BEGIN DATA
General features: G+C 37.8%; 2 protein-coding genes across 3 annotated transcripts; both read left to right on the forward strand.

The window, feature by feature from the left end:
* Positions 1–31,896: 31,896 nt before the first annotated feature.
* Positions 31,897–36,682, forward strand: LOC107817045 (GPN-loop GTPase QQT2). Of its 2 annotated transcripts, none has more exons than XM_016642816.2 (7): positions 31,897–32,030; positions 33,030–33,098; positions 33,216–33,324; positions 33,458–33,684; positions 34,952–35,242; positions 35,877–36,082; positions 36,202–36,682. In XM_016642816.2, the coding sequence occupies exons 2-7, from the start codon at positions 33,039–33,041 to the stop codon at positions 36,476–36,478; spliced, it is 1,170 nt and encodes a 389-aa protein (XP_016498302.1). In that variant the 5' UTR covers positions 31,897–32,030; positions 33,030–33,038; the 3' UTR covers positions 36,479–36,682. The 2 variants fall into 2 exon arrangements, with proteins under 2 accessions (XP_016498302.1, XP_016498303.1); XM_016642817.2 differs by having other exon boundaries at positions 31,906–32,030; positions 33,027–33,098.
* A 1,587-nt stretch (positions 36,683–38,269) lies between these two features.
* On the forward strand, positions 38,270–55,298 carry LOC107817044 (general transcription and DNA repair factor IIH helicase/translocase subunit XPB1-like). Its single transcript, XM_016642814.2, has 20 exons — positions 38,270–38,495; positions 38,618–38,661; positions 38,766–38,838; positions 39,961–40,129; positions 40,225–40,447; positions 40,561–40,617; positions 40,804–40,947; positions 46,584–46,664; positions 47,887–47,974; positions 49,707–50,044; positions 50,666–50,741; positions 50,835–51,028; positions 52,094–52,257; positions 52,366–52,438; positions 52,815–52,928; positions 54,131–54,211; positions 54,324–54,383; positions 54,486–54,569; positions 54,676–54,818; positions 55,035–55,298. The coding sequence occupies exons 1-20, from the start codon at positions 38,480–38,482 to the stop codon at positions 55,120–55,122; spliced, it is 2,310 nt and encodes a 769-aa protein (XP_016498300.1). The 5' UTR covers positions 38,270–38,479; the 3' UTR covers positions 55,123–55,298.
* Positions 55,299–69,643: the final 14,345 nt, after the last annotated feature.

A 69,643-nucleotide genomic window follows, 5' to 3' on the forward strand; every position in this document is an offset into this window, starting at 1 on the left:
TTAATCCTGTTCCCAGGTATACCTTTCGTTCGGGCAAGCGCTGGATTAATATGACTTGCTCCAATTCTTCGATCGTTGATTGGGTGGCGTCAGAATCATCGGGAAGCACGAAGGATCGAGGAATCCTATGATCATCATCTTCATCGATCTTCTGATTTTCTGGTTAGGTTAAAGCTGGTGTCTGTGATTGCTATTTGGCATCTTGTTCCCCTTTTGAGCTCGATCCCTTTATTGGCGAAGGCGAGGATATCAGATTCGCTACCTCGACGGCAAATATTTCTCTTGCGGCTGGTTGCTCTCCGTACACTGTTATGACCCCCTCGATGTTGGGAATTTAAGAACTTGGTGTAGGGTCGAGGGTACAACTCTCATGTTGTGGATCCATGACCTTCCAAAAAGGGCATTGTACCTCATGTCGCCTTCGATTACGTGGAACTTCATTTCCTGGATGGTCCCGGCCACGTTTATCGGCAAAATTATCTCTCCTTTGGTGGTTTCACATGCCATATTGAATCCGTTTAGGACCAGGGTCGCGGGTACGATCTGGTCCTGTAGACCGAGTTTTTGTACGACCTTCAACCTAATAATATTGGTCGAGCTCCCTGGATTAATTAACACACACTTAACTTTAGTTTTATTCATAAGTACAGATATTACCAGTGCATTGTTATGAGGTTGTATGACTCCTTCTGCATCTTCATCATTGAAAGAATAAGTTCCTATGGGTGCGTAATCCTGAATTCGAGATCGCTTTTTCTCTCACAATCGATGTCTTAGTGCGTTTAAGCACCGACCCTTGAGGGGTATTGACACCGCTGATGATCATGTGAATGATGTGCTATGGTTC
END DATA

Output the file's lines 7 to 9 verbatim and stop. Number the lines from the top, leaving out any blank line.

* Positions 55,299–69,643: the final 14,345 nt, after the last annotated feature.

A 69,643-nucleotide genomic window follows, 5' to 3' on the forward strand; every position in this document is an offset into this window, starting at 1 on the left:
TTAATCCTGTTCCCAGGTATACCTTTCGTTCGGGCAAGCGCTGGATTAATATGACTTGCTCCAATTCTTCGATCGTTGATTGGGTGGCGTCAGAATCATCGGGAAGCACGAAGGATCGAGGAATCCTATGATCATCATCTTCATCGATCTTCTGATTTTCTGGTTAGGTTAAAGCTGGTGTCTGTGATTGCTATTTGGCATCTTGTTCCCCTTTTGAGCTCGATCCCTTTATTGGCGAAGGCGAGGATATCAGATTCGCTACCTCGACGGCAAATATTTCTCTTGCGGCTGGTTGCTCTCCGTACACTGTTATGACCCCCTCGATGTTGGGAATTTAAGAACTTGGTGTAGGGTCGAGGGTACAACTCTCATGTTGTGGATCCATGACCTTCCAAAAAGGGCATTGTACCTCATGTCGCCTTCGATTACGTGGAACTTCATTTCCTGGATGGTCCCGGCCACGTTTATCGGCAAAATTATCTCTCCTTTGGTGGTTTCACATGCCATATTGAATCCGTTTAGGACCAGGGTCGCGGGTACGATCTGGTCCTGTAGACCGAGTTTTTGTACGACCTTCAACCTAATAATATTGGTCGAGCTCCCTGGATTAATTAACACACACTTAACTTTAGTTTTATTCATAAGTACAGATATTACCAGTGCATTGTTATGAGGTTGTATGACTCCTTCTGCATCTTCATCATTGAAAGAATAAGTTCCTATGGGTGCGTAATCCTGAATTCGAGATCGCTTTTTCTCTCACAATCGATGTCTTAGTGCGTTTAAGCACCGACCCTTGAGGGGTATTGACACCGCTGATGATCATGTGAATGATGTGCTATGGTTC